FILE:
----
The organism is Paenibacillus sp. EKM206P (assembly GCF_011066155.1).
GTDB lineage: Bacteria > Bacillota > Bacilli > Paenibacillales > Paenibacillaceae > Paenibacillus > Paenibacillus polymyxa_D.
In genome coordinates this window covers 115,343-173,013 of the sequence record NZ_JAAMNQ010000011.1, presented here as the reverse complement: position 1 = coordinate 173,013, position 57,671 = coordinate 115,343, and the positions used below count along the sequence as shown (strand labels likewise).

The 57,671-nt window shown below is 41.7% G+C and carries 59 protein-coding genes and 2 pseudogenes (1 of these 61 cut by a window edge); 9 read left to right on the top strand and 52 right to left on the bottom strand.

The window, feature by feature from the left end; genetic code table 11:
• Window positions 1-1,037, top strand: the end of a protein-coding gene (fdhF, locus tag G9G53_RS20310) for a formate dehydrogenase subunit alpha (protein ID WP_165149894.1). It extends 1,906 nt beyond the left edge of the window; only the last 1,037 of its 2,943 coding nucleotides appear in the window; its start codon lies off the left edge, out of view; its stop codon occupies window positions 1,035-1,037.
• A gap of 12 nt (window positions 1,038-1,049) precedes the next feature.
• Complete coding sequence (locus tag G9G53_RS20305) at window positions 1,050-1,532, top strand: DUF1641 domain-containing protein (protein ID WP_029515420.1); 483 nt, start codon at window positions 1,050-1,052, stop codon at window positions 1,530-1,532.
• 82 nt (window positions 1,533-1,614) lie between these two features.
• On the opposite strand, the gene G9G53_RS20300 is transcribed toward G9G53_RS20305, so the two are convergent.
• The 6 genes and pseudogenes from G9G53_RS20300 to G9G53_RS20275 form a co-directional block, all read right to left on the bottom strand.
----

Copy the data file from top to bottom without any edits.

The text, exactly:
The organism is Paenibacillus sp. EKM206P (assembly GCF_011066155.1).
GTDB lineage: Bacteria > Bacillota > Bacilli > Paenibacillales > Paenibacillaceae > Paenibacillus > Paenibacillus polymyxa_D.
In genome coordinates this window covers 115,343-173,013 of the sequence record NZ_JAAMNQ010000011.1, presented here as the reverse complement: position 1 = coordinate 173,013, position 57,671 = coordinate 115,343, and the positions used below count along the sequence as shown (strand labels likewise).

The 57,671-nt window shown below is 41.7% G+C and carries 59 protein-coding genes and 2 pseudogenes (1 of these 61 cut by a window edge); 9 read left to right on the top strand and 52 right to left on the bottom strand.

The window, feature by feature from the left end; genetic code table 11:
• Window positions 1-1,037, top strand: the end of a protein-coding gene (fdhF, locus tag G9G53_RS20310) for a formate dehydrogenase subunit alpha (protein ID WP_165149894.1). It extends 1,906 nt beyond the left edge of the window; only the last 1,037 of its 2,943 coding nucleotides appear in the window; its start codon lies off the left edge, out of view; its stop codon occupies window positions 1,035-1,037.
• A gap of 12 nt (window positions 1,038-1,049) precedes the next feature.
• Complete coding sequence (locus tag G9G53_RS20305) at window positions 1,050-1,532, top strand: DUF1641 domain-containing protein (protein ID WP_029515420.1); 483 nt, start codon at window positions 1,050-1,052, stop codon at window positions 1,530-1,532.
• 82 nt (window positions 1,533-1,614) lie between these two features.
• On the opposite strand, the gene G9G53_RS20300 is transcribed toward G9G53_RS20305, so the two are convergent.
• The 6 genes and pseudogenes from G9G53_RS20300 to G9G53_RS20275 form a co-directional block, all read right to left on the bottom strand.